In the last water extrication post we talked about extrication tactics for vehicles partially submerged and what type of tactics and tools you would use for extricating a trapped paitent. Now lets look at you game plan if you had a fully submerged car with people trapped, what is your game plan? what tools, equipment, and training do you have for this? Do you have a dive team? If not what are you gonna do?
There are many different answers to these questions and all of them depend on your level of experience and training. What about attempting to haul the car back to shore? When was the last time you did a good heavy rigging drill? How much will your winches hold? what type and grade chain do you have?
What about using your SCBA as a SCUBA tank? The picture below is of the Norwalk Ct. Fire Department using their SCBA’s to rescue two people from a submerged car. Both people were removed from the car, one was resuscitated the other was not. I know several other fire departments have used this method to successfully rescue people from submerged vehicles, so what do you guys think? Is this a valid rescue method? Is this something your department would do? Ever trained in this method? Let’s hear your thoughts!
A new study states that experienced firefighters more analytical under stress than novices The study found that experienced firefighters had a better understanding of the consequences of a bad decision and therefore felt more stressed.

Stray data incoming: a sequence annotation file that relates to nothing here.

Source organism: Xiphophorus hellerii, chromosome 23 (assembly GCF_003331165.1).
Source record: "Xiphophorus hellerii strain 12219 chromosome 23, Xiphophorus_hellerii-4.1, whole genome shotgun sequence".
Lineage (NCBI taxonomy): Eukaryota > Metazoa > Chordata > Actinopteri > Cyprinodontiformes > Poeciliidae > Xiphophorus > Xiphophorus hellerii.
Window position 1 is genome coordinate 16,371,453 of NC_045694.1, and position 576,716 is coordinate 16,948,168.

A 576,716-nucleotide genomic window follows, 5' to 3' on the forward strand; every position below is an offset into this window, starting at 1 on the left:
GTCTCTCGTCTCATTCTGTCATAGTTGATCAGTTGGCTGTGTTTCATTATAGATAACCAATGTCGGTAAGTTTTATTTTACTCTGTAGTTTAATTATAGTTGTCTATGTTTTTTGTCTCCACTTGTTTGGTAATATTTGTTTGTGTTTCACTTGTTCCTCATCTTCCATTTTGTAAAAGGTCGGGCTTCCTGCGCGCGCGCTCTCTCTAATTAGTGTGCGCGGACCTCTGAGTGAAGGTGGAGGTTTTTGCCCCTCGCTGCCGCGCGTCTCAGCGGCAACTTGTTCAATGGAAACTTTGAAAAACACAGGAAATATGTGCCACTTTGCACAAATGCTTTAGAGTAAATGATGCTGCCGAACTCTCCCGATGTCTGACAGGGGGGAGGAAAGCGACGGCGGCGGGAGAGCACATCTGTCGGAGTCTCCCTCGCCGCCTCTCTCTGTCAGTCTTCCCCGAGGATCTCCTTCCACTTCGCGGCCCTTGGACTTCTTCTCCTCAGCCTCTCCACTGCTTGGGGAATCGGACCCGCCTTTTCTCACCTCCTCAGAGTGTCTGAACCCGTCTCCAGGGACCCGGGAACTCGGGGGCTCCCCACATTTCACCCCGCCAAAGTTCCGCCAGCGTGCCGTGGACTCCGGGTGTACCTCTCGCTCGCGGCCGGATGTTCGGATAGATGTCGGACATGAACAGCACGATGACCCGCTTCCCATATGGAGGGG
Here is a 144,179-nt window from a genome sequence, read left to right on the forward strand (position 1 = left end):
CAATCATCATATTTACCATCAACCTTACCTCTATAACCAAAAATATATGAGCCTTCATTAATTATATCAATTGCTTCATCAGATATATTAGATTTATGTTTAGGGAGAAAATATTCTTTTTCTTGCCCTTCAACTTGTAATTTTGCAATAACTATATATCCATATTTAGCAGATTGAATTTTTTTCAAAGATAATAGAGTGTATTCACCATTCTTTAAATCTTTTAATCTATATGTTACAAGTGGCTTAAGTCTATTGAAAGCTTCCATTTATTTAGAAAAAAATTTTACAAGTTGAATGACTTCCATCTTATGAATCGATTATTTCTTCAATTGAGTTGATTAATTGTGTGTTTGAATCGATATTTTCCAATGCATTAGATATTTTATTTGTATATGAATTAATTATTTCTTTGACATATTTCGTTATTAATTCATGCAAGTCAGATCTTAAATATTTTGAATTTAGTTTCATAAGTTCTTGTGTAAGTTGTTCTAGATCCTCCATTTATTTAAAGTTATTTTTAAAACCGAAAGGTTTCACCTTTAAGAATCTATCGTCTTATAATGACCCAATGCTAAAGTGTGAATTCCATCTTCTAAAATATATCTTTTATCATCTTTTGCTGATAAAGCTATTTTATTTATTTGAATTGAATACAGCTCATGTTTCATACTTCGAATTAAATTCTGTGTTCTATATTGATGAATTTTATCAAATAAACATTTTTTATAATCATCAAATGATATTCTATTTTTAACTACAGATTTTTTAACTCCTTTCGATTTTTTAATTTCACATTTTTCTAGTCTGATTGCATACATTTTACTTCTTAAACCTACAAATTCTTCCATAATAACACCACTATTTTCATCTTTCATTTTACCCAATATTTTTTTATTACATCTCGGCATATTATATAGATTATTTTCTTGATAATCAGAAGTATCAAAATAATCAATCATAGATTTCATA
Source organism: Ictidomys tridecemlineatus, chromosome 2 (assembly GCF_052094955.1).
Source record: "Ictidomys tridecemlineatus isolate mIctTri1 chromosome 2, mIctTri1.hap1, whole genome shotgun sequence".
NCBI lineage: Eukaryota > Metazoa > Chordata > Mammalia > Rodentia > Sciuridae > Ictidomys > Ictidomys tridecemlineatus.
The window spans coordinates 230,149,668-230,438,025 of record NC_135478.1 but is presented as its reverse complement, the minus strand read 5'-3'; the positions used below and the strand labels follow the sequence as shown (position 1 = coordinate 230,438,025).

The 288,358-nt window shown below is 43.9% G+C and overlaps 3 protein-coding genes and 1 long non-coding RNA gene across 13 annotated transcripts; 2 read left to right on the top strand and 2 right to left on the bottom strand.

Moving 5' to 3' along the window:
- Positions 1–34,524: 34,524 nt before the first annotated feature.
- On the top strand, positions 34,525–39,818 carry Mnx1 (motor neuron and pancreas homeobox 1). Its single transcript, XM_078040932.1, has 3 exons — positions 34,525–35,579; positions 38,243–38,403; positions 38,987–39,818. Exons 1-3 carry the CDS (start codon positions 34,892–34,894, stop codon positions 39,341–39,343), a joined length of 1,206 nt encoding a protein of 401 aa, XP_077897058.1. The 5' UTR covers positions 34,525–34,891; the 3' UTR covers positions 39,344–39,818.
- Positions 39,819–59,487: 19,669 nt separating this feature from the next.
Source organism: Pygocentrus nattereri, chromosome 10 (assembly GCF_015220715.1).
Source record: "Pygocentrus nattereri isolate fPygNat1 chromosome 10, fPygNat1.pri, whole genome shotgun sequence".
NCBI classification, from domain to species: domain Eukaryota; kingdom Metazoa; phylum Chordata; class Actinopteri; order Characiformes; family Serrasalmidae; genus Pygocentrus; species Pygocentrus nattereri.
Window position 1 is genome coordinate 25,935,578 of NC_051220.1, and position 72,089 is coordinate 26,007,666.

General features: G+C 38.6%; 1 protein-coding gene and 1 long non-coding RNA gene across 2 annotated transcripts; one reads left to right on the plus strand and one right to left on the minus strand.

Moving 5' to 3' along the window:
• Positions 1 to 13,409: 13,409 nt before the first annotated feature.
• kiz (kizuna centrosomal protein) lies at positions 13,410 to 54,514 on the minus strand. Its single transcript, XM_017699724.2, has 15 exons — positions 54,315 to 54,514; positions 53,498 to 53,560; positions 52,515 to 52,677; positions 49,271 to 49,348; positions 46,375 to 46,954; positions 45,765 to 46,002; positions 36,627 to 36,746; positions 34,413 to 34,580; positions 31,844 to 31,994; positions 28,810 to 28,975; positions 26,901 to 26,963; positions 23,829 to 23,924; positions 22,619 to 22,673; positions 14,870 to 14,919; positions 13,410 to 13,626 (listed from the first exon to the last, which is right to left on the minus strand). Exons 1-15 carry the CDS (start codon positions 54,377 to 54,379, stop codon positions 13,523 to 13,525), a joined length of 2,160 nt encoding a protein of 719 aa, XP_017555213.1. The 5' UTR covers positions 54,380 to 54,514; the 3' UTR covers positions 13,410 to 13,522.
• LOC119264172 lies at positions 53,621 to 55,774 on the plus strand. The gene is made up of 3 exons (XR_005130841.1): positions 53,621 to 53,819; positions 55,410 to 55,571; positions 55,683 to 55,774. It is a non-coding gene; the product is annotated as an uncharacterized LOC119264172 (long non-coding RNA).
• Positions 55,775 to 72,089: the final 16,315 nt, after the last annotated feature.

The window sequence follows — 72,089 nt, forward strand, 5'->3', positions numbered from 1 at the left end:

Are you thinking “duh?”
Well-sometimes it takes a STUDY to show us what we already know, or think we know. Sometimes it takes FACT to help us demonstrate to those making the staffing and fiscal decisions of WHY we need, for example, experienced officers leading inexperienced firefighters. Why reduction of staffing, placing company officers in command roles (vs being company officers and staying with their company), placing inexperienced firefighters in “the front seat” and other short cuts” can end up leaving inexperienced firefighters facing critical decisions—decisions they have no experience or ability to make. Firefighters have absolutely been critically injured or killed in the Line of Duty due to the absence of solid, seasoned, trained and experienced officers and senior firefighters. Sometimes that is known as setting people up for failure. Sometimes. READ ON: